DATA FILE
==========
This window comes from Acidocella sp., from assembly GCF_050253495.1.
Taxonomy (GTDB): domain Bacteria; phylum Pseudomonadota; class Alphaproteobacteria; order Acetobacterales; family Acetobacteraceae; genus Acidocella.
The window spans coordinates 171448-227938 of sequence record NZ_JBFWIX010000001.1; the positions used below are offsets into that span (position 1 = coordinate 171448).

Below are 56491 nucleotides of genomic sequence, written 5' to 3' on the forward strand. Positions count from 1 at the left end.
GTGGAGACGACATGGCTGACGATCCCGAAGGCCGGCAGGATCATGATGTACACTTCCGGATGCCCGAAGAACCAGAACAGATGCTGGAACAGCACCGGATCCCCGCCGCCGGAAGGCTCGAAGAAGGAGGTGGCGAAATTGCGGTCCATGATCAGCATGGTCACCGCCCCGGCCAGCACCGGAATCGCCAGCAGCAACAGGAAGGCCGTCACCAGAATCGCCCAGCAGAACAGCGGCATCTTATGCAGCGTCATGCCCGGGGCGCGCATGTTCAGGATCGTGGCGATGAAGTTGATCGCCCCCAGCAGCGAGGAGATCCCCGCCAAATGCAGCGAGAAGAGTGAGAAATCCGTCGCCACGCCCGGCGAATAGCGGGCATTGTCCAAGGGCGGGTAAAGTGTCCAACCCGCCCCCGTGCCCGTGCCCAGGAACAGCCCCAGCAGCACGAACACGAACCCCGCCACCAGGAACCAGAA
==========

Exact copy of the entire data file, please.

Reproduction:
This window comes from Acidocella sp., from assembly GCF_050253495.1.
Taxonomy (GTDB): domain Bacteria; phylum Pseudomonadota; class Alphaproteobacteria; order Acetobacterales; family Acetobacteraceae; genus Acidocella.
The window spans coordinates 171448-227938 of sequence record NZ_JBFWIX010000001.1; the positions used below are offsets into that span (position 1 = coordinate 171448).

Below are 56491 nucleotides of genomic sequence, written 5' to 3' on the forward strand. Positions count from 1 at the left end.
GTGGAGACGACATGGCTGACGATCCCGAAGGCCGGCAGGATCATGATGTACACTTCCGGATGCCCGAAGAACCAGAACAGATGCTGGAACAGCACCGGATCCCCGCCGCCGGAAGGCTCGAAGAAGGAGGTGGCGAAATTGCGGTCCATGATCAGCATGGTCACCGCCCCGGCCAGCACCGGAATCGCCAGCAGCAACAGGAAGGCCGTCACCAGAATCGCCCAGCAGAACAGCGGCATCTTATGCAGCGTCATGCCCGGGGCGCGCATGTTCAGGATCGTGGCGATGAAGTTGATCGCCCCCAGCAGCGAGGAGATCCCCGCCAAATGCAGCGAGAAGAGTGAGAAATCCGTCGCCACGCCCGGCGAATAGCGGGCATTGTCCAAGGGCGGGTAAAGTGTCCAACCCGCCCCCGTGCCCGTGCCCAGGAACAGCCCCAGCAGCACGAACACGAACCCCGCCACCAGGAACCAGAA